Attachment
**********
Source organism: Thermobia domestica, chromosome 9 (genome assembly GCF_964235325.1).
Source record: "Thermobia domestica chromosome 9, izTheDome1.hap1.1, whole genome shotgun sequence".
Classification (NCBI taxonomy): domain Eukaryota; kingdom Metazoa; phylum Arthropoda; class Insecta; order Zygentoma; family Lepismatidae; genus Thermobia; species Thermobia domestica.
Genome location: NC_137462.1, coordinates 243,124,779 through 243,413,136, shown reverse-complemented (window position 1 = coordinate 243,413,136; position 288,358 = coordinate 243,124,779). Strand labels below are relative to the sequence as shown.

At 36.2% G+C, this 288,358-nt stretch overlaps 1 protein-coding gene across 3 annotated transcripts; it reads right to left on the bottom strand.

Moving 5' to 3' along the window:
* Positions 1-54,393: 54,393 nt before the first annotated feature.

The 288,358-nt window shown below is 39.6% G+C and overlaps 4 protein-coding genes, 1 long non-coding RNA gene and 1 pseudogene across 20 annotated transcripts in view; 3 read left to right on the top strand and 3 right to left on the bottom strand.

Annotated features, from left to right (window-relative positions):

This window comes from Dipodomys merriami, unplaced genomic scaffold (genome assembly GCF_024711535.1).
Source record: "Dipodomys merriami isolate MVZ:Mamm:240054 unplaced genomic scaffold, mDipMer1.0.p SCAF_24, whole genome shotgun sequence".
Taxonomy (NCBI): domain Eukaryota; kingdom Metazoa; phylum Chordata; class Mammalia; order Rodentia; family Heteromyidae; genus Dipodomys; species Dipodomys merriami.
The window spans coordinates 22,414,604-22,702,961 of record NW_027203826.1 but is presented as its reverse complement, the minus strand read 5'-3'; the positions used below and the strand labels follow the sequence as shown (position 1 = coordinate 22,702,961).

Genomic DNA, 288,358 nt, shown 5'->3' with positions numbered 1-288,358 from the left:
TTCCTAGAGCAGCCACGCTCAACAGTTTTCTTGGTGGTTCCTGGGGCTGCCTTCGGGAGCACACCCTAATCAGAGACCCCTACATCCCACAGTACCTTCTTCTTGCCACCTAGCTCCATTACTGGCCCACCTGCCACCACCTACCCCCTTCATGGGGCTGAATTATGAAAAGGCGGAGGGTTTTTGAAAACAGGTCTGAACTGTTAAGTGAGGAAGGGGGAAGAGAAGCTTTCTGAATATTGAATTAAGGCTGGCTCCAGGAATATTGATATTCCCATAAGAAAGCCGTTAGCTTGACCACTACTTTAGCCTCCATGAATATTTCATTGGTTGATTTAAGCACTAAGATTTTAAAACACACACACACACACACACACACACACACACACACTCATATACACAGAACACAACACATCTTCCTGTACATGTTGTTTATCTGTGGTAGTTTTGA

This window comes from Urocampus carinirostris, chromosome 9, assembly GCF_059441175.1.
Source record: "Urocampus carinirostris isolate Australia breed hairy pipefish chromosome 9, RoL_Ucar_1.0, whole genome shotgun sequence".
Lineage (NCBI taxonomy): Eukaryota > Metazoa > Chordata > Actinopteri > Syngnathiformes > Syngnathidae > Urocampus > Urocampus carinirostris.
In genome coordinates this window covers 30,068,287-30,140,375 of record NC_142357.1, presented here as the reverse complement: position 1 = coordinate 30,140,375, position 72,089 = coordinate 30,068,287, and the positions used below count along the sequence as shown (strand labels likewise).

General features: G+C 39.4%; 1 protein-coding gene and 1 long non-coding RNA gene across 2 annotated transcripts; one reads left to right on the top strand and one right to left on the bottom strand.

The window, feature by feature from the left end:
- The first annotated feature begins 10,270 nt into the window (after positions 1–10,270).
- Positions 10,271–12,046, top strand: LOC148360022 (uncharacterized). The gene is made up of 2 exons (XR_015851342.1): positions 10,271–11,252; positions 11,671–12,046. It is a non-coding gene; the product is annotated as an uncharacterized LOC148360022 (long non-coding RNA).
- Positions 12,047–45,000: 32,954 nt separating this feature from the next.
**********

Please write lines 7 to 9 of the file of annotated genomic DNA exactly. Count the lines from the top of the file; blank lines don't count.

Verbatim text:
* Positions 1-54,393: 54,393 nt before the first annotated feature.

The 288,358-nt window shown below is 39.6% G+C and overlaps 4 protein-coding genes, 1 long non-coding RNA gene and 1 pseudogene across 20 annotated transcripts in view; 3 read left to right on the top strand and 3 right to left on the bottom strand.

Annotated features, from left to right (window-relative positions):